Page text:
Portrait bookplate – one of the oldest types of book characters – appeared after the stamp. The first engraved bookplate is considered the emblem of the knight Bernhardt von Rohrbach, made in 1460 by the German engraver Bartel Schön. The portrait ex-libris was not long in coming; the earliest surviving portrait ex-libris was made in 1498 for the Basel Bishop of Limberger. It is not necessary to doubt the time of appearance of this bookplate, it shows the date of its creation, no date was indicated on any of its predecessors.
The origin of portraiture dates back to ancient times. The oldest known attempt to portray a human face has 27 millennia, it was discovered in the cave of Villoner near the French city of Angouleme in the department of Charente. The word “portrait” originates from the outdated French word portraire – to write off someone’s image. The first who proposed to use the term “portrait” exclusively for “depicting a (concrete) human being” was the French art historian and official court historian of King Louis XIV Andre Felibien. Continue reading
But circulation is only one of the properties of engraving. Engraving is a special kind of fine art and it has its own language, its aesthetics, its capabilities, which are distinct from other types of art. And to a very large extent this originality of the engraving is determined by its technological side.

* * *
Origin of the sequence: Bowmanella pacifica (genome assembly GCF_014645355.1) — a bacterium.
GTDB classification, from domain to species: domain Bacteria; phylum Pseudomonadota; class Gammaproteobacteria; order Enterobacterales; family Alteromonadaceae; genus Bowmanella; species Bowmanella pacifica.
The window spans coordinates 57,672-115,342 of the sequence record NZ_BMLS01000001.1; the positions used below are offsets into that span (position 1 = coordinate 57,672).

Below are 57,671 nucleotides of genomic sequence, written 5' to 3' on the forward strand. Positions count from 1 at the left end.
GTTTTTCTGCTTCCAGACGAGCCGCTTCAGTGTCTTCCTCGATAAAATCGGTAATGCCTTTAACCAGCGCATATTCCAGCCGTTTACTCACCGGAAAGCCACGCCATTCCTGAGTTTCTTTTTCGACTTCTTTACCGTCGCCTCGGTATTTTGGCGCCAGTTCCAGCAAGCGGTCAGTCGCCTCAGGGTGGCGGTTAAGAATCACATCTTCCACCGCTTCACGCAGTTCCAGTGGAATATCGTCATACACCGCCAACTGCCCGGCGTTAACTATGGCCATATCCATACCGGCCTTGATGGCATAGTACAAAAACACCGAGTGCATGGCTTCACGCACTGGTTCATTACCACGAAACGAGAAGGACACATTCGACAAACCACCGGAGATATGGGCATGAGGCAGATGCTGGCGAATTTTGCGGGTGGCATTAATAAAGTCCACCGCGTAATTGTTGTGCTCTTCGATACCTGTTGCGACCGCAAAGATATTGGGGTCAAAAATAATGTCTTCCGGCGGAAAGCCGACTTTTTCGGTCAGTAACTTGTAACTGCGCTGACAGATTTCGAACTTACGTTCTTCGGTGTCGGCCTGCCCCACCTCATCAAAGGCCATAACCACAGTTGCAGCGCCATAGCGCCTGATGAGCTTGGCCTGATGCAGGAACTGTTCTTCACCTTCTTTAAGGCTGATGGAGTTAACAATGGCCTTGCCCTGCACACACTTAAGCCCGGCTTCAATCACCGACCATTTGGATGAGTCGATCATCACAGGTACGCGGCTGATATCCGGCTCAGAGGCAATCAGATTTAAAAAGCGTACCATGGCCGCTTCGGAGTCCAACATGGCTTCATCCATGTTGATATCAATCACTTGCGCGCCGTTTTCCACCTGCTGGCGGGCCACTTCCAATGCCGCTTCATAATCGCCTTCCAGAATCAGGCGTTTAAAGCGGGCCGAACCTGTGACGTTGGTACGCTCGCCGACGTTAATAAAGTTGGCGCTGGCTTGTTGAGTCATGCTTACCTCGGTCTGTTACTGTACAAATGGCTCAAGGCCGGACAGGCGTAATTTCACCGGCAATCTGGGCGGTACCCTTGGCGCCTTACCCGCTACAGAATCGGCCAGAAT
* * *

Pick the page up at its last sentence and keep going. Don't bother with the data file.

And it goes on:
In engraving, there are a huge number of species, subspecies, varieties of technology. They are born in certain epochs, often die off after several decades, transformed are reborn at another time. And all this diversity is designed to expand the expressive capabilities of engraving, to enrich its language. After all, engraving, in principle, has a much more limited range of means than, say, painting: a line and a tonal Continue reading
Engraving is the youngest of the visual arts. If the origin of painting, sculpture, drawing, architecture is lost in prehistoric epochs, then the appearance of engraving is more or less accurately known to us: this is the turn of the XIV and XV centuries. In the East, in China, engraving arose much earlier, in the VIII century, but there it remained a local phenomenon that did not go beyond the borders of this country.
The origin of the art of engraving in Europe
Despite the fact that the main varieties of engraving have their own technological prototypes that existed in earlier times (for woodcuts these are stamps and seals, for incisors engravings this is the craft of goldsmiths, for etching – workshops of gunsmiths), engravings in the true sense of the word , as an imprint on paper of an image cut out on a special board, appears only in the XIV century. Continue reading